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Every Night I Pray for My Father to Live Forever

Bertha Isabel Crombet

Or, at least, a very, very long time. 

At 88, he already has. I have no memory of him 

as a young man, just the yellowed photos 

shuffled recklessly through the roughed hands of time. 

There he is, wearing a navy suit with his baseball team, 

his ears long and prominent, drooping like

the jowls of an animal. And one of him as a child, 

no older than eight— a true vintage gem from the ‘30s—

his white button-down shirt crisp, his gaze 

only a veil of sternness, as if someone has just warned him 

against laughing. But this year, he has forgotten 

my sister’s birthday. And always, the keys in the door. 

And he’s begun using antiquated words 

from his youth in Cuba that I’d never heard before. 

Carro morphed into pisicorre. Tenis became popis. 

Chancletas, now, cutaras. Language was leaving him 

like a dream upon waking, words dissolving 

like the steam of a train hissing through snow. 

I think of Methuselah, white beard down to his navel, 

his skin etched and translucent, as he kneeled 

before his neighbors, supplicating them 

to return to holiness before the flood. 

How tired he must have been, nearly a millennium 

of stifling desire. I think of the Greenland shark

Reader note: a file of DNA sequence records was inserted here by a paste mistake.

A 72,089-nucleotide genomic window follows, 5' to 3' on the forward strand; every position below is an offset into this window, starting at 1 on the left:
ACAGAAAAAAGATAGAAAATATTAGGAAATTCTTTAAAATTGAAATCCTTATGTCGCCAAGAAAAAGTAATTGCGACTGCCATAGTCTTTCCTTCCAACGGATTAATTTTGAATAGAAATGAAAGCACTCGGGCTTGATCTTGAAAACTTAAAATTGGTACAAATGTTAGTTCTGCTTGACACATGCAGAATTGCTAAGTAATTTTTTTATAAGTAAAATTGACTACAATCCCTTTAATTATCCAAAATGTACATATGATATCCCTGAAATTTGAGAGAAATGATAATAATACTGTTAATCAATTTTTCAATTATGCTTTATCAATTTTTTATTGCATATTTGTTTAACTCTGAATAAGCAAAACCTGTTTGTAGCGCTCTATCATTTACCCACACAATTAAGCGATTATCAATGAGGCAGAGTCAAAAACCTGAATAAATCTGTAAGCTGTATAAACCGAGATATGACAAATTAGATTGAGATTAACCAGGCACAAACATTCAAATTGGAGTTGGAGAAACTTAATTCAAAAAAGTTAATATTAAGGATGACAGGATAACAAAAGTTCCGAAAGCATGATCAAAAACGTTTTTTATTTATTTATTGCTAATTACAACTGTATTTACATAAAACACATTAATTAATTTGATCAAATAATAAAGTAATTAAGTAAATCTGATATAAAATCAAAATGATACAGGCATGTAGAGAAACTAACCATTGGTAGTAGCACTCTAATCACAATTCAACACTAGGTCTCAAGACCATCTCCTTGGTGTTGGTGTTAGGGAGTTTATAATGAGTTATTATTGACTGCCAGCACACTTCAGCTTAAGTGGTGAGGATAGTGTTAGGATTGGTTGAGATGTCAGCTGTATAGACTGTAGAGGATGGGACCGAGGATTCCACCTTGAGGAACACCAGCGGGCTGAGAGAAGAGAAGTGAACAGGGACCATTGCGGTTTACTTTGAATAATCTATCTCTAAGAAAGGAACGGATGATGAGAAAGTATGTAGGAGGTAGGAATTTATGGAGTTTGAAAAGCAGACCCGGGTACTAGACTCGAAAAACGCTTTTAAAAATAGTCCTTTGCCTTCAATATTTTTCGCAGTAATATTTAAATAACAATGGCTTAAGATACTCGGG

and its soft, oily bones, lonely, swimming for centuries 

beneath the ice, water black as a pupil. 

This is not what I want for him, my father, 

already ancient and mysterious, every year 

of his life coiled inside him like the numinous rings 

of a Great Basin bristlecone pine. God nods.

Bertha Isabel Crombet was born in a tiny town on a hill about 15 miles from Santiago, Cuba, but lived in Miami for twenty-one years, where she received her MFA in Poetry from Florida International University. She’s been published in Jai-Alai Magazine, Black Warrior Review, New Delta Review, and others. Her chapbook, Paleotempestology, was the Winter Soup Bowl Selection Winner for C&R Press in 2018. She’s currently pursuing her PhD at Florida State University.

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